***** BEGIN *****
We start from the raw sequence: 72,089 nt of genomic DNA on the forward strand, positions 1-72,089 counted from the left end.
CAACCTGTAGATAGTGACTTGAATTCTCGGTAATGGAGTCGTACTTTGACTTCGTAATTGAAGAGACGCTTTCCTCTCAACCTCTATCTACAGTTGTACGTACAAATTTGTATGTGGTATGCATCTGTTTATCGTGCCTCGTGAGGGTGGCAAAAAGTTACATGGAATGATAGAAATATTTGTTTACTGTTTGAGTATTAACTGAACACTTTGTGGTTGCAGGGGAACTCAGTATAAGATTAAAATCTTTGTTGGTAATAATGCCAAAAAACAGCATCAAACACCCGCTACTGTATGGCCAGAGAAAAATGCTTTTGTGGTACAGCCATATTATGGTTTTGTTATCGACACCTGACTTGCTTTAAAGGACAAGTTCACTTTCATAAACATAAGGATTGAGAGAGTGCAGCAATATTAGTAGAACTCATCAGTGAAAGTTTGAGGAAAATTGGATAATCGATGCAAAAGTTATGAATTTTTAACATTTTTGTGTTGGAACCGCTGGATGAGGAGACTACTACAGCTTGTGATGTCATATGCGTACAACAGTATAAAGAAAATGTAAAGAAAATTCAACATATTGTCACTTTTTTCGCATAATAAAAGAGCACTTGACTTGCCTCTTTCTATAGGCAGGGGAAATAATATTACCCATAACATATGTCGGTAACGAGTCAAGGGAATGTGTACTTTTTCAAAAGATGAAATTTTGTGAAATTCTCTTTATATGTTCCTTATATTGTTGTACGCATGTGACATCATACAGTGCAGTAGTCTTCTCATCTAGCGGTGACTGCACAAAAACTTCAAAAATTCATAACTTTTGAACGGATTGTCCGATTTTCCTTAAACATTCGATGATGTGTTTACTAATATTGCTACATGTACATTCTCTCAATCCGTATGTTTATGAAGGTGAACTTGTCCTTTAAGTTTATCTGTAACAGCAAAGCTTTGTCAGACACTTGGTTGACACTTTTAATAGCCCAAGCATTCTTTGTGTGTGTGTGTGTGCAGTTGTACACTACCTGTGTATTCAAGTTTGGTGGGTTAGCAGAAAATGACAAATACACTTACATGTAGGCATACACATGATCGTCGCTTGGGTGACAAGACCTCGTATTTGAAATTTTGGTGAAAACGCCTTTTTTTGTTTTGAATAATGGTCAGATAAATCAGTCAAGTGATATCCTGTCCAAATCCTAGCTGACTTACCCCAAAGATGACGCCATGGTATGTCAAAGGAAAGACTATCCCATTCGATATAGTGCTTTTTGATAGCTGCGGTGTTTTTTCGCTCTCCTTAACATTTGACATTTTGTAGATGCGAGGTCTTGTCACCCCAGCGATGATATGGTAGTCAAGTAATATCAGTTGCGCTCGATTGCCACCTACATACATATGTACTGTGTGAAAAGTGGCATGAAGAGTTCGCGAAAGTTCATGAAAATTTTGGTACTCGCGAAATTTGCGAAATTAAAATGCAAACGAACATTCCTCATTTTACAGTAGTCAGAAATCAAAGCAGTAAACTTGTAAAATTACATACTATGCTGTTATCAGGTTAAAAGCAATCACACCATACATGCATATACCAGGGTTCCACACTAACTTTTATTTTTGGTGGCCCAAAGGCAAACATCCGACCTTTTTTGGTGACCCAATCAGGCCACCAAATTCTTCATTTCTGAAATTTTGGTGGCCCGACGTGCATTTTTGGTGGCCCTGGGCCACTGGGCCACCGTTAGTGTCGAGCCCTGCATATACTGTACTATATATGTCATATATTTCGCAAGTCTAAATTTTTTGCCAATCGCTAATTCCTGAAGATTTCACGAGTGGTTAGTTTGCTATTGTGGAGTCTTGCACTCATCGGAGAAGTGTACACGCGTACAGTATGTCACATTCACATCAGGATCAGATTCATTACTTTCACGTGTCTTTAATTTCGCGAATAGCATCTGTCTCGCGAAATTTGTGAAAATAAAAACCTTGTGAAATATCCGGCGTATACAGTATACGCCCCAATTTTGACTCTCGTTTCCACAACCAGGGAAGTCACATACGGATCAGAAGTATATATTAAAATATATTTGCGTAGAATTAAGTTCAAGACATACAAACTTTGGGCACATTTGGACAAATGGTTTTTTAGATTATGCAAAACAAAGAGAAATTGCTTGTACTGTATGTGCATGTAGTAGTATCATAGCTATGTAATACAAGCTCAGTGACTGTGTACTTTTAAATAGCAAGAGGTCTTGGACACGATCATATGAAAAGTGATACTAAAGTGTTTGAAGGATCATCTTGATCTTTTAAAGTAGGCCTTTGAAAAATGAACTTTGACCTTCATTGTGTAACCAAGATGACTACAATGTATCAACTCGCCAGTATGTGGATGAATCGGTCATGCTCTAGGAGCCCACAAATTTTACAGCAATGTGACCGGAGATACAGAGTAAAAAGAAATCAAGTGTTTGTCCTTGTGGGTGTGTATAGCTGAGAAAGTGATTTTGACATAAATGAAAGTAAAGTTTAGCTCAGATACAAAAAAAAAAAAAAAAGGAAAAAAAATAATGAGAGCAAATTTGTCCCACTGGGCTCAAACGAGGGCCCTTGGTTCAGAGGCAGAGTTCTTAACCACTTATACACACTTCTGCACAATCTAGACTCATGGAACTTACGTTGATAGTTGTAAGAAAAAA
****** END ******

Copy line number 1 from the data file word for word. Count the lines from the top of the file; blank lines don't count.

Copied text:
We start from the raw sequence: 72,089 nt of genomic DNA on the forward strand, positions 1-72,089 counted from the left end.